Gestapo(redirected from General State Police)
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1. The German internal security police as organized under the Nazi regime, known for its terrorist methods directed against those suspected of treason or questionable loyalty.
2. gestapo pl. ge·sta·pos A police organization that employs terroristic methods to control a populace.
1. Of, relating to, or characteristic of the German security police organized under the Nazi regime.
2. gestapo Of, relating to, or characteristic of terroristic police methods or operations: gestapo tactics.
[German Ge(heime) Sta(ats)po(lizei), secret state police : geheim, secret + Staat, state + Polizei, police.]
Gestapo(ɡɛˈstɑːpəʊ; German ɡeˈʃtaːpo)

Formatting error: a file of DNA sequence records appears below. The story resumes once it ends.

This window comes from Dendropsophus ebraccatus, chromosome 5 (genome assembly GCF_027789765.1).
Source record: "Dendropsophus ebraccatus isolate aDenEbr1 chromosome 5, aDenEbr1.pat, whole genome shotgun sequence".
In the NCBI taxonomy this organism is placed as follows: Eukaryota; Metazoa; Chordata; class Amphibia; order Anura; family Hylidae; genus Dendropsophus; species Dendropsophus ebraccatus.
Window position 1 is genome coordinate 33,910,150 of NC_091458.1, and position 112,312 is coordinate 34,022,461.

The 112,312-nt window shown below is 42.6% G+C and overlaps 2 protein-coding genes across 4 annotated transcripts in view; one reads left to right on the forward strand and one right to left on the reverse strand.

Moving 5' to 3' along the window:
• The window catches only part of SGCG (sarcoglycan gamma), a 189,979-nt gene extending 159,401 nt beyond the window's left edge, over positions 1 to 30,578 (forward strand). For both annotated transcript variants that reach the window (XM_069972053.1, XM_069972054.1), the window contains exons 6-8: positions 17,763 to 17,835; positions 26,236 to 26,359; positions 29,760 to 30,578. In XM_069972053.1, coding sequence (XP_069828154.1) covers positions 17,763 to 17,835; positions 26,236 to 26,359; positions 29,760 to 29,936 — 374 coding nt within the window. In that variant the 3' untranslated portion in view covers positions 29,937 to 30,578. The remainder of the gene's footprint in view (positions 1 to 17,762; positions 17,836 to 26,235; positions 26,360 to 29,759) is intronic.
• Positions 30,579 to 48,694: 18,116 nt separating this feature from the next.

(Historical Terms) the secret state police in Nazi Germany, noted for its brutal methods of interrogation
[from German Ge(heime) Sta(ats)po(lizei), literally: secret state police]
the German secret police during the Nazi regime, notorious for its brutality.
[< German (1933), acronym for Ge(heime)Sta(ats)po(lizei) secret state police]
“Geheime Staatspolizei” The German secret state police, established by Goering in 1933 to arrest and murder opponents of the Nazi Party. Enlarged under Himmler 1934, it became part of the SS 1936.
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|Noun||1.||Gestapo - the secret state police in Nazi Germany; known for its terrorist methods|
act of terrorism, terrorism, terrorist act - the calculated use of violence (or the threat of violence) against civilians in order to attain goals that are political or religious or ideological in nature; this is done through intimidation or coercion or instilling fear
secret police - a police force that operates in secrecy (usually against persons suspected of treason or sedition)